Activists, residents reject iron ore plant

Teoh El Sen August 19,2011

Mining giant Vale fails to allay fears of ecological damage and effects on the income and health of locals.

PETALING JAYA: Mining giant Vale International has failed to impress its critics with assurances that its proposed iron ore plant in Manjung will be safe to the environment and will benefit local residents.

A FMT survey found that activists and locals are still overwhelmingly against the project, although it has the eager support of the state government.

In a recent public relations exercise, Vale made a lengthy statement about the mega project’s friendliness to the environment and gave a glowing projection about the economic benefits it would bring to Perak as well as the local community.

However, critics remain unconvinced. Their attitude is summed up by a sceptic’s statement that the plant, which will occupy a 450-acre site at Teluk Rubiah, would help feed only “human greed”.

The locals, most of whom are fishermen, remain worried about the plant’s effect on their livelihood and, worse, their health.

Consumer and environmental groups have consistently voiced opposition against the project. They say that the physical facilities as well as the operations of the plant would destabilise the ecosystem of the area, formerly gazetted as a forest reserve.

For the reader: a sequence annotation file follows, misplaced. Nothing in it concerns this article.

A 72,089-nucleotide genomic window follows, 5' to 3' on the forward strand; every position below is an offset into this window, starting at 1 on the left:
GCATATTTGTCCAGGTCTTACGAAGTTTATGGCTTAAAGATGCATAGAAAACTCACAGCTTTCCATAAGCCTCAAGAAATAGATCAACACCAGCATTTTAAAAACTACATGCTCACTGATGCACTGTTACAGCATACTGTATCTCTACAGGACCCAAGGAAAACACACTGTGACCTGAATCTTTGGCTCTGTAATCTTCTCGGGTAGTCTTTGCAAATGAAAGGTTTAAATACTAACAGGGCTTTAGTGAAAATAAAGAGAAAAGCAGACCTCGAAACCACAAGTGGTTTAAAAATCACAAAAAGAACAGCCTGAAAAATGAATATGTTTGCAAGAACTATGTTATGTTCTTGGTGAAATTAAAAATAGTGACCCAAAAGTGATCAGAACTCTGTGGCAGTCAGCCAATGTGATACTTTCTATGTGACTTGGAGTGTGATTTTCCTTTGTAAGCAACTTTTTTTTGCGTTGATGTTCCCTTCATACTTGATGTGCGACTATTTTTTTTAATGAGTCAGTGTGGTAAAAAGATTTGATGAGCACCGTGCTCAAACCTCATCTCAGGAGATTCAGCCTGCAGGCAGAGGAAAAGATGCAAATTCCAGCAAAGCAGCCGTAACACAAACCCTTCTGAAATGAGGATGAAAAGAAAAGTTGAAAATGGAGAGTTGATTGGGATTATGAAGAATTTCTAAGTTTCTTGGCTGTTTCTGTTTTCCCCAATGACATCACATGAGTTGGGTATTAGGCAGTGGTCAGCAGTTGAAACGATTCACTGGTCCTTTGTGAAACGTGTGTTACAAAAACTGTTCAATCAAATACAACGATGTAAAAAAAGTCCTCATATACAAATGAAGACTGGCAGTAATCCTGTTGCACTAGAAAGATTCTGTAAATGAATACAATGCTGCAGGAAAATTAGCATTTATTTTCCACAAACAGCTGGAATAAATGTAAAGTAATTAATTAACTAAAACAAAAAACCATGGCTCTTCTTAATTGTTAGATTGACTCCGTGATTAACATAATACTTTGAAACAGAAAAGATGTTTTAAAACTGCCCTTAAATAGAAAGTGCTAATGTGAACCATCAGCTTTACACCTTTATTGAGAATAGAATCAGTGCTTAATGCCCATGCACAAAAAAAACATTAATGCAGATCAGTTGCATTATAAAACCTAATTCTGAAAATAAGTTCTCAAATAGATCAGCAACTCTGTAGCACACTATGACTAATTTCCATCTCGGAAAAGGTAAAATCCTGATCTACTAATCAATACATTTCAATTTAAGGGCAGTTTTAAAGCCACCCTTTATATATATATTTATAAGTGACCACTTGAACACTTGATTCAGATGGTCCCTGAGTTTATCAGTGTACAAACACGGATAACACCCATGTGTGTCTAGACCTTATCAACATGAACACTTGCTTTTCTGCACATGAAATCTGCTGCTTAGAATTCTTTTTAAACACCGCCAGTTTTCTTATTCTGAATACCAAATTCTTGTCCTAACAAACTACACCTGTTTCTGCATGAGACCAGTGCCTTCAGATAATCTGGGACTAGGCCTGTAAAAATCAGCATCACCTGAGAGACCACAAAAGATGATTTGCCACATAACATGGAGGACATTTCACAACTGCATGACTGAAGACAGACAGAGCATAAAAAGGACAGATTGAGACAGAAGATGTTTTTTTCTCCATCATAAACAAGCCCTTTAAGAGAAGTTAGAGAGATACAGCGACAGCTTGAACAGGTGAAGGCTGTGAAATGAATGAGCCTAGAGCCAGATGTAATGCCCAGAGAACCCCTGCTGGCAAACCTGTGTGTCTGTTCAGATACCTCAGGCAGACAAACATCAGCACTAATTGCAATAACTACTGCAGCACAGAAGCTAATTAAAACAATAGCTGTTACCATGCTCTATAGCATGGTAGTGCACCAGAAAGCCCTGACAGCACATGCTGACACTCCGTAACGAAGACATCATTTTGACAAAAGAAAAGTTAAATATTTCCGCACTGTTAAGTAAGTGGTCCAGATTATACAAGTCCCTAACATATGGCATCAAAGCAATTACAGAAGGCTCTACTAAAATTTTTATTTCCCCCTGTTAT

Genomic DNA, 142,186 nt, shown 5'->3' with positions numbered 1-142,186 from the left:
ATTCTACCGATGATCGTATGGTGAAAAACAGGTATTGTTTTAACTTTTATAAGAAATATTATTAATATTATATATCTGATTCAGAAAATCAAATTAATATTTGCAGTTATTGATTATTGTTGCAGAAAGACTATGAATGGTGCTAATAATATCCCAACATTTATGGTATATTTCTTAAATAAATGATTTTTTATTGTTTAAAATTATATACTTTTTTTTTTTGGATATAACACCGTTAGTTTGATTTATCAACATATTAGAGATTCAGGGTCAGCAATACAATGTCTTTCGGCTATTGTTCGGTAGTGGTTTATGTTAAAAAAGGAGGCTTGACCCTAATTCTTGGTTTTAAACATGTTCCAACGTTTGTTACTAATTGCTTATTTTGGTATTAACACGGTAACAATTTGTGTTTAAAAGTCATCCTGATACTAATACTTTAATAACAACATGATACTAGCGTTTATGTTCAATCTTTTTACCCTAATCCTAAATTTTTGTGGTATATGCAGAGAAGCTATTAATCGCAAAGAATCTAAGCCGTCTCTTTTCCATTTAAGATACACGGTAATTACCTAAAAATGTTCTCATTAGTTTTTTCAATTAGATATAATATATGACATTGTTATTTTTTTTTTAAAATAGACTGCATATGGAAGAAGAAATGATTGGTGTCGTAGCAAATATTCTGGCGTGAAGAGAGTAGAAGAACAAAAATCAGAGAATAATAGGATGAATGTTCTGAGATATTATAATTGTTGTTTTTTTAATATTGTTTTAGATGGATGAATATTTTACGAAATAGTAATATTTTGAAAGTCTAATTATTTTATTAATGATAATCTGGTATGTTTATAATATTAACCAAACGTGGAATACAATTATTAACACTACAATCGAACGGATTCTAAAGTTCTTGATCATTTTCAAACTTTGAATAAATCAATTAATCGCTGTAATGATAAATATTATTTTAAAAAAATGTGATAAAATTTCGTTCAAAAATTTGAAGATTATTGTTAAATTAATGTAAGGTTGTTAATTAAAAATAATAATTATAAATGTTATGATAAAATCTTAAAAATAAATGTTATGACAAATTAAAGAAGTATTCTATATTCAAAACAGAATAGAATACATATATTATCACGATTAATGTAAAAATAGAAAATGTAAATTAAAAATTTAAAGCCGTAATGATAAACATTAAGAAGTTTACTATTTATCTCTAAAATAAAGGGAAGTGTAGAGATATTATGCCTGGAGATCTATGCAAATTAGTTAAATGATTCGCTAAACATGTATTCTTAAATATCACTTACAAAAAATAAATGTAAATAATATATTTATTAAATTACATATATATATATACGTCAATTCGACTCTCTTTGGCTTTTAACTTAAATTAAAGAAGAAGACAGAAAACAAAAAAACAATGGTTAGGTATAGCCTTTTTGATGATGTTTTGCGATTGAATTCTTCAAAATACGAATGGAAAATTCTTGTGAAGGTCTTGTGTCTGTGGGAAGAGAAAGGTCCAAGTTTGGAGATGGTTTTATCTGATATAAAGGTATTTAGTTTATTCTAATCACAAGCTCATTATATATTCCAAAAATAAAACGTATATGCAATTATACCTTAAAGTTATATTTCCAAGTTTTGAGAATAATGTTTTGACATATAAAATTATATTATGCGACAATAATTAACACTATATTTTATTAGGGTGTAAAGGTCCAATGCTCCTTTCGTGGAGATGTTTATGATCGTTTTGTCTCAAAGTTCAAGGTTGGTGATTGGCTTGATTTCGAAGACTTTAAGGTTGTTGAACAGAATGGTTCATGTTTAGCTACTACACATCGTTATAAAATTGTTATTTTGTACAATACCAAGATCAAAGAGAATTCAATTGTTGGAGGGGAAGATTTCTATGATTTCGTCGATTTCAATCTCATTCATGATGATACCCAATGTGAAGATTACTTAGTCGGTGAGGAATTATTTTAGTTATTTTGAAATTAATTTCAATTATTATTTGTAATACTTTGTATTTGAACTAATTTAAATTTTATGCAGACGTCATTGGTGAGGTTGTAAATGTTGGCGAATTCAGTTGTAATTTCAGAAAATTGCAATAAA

Concerns have also been raised that the local tourism industry would take a blow from which it might not recover.

Meor Razak Meor Abdul Rahman (in red), secretary of the Perak Environmental Association, said the state government committed a crime when it “went against all the laws of the land” to convert the affected land from tourism use to industrial use.

He said this went directly against the vision and objectives of the Manjung District Local Plan covering the period from 2002 to 2015. The state government did not hide its eagerness to go ahead with the project, bulldozing its decision against strong objections from residents during a public hearing just four days prior to the re-zoning in February 2010, he added.

“The folk here worked hard to develop a beachside tourism industry and suddenly you change it,” he said. “What’s going to happen to Teluk Batik and the traders there?

“Until today, the state government has not dared to answer us. Why did they do this re-zoning? If there’s no profit, then we don’t need to follow laws? We might as well be lawless.”

The area was gazetted as Environmentally Sensitive Area Class II under the National Physical Plan. This means, according to Meor Razak, it is suitable only for eco-tourism and should have not host any physical development, much less a large factory.

“Class I means you can’t have any development whatsoever, Class II means there should be very little, if any, development, and only Class III means you can you have development.”

Endangering the ecosystem

The re-zoning and the approval of the project went against a slew of government policies, such as the National Environment Policy, National Forest Policy and the National Physical Plan, he said.

Even if the area was gazetted for industrial use, he added, it was not suited for heavy industry.

Vale, when asked regarding these issues, said it was unaware of them, adding that it was in no position to comment on government policies.